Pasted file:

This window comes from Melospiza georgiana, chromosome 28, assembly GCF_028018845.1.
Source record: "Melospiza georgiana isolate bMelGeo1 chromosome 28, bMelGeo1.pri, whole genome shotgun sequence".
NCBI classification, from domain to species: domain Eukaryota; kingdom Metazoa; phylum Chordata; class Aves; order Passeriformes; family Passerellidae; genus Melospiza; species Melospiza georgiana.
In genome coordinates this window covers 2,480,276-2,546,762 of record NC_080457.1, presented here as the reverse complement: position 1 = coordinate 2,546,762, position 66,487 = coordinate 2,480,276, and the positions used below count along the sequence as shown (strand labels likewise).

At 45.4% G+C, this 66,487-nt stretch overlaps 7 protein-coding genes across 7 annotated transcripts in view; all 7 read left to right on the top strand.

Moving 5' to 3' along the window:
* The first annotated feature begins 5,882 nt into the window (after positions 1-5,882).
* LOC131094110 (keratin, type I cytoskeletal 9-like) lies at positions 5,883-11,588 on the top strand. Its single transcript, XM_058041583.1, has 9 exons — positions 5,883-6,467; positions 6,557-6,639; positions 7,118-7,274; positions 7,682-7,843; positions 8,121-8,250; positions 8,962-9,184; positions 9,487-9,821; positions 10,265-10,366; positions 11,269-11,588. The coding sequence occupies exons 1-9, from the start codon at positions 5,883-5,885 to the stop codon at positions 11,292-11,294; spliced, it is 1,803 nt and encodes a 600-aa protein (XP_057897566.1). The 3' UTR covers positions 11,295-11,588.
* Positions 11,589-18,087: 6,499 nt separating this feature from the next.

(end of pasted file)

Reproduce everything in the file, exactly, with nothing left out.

This window comes from Melospiza georgiana, chromosome 28, assembly GCF_028018845.1.
Source record: "Melospiza georgiana isolate bMelGeo1 chromosome 28, bMelGeo1.pri, whole genome shotgun sequence".
NCBI classification, from domain to species: domain Eukaryota; kingdom Metazoa; phylum Chordata; class Aves; order Passeriformes; family Passerellidae; genus Melospiza; species Melospiza georgiana.
In genome coordinates this window covers 2,480,276-2,546,762 of record NC_080457.1, presented here as the reverse complement: position 1 = coordinate 2,546,762, position 66,487 = coordinate 2,480,276, and the positions used below count along the sequence as shown (strand labels likewise).

At 45.4% G+C, this 66,487-nt stretch overlaps 7 protein-coding genes across 7 annotated transcripts in view; all 7 read left to right on the top strand.

Moving 5' to 3' along the window:
* The first annotated feature begins 5,882 nt into the window (after positions 1-5,882).
* LOC131094110 (keratin, type I cytoskeletal 9-like) lies at positions 5,883-11,588 on the top strand. Its single transcript, XM_058041583.1, has 9 exons — positions 5,883-6,467; positions 6,557-6,639; positions 7,118-7,274; positions 7,682-7,843; positions 8,121-8,250; positions 8,962-9,184; positions 9,487-9,821; positions 10,265-10,366; positions 11,269-11,588. The coding sequence occupies exons 1-9, from the start codon at positions 5,883-5,885 to the stop codon at positions 11,292-11,294; spliced, it is 1,803 nt and encodes a 600-aa protein (XP_057897566.1). The 3' UTR covers positions 11,295-11,588.
* Positions 11,589-18,087: 6,499 nt separating this feature from the next.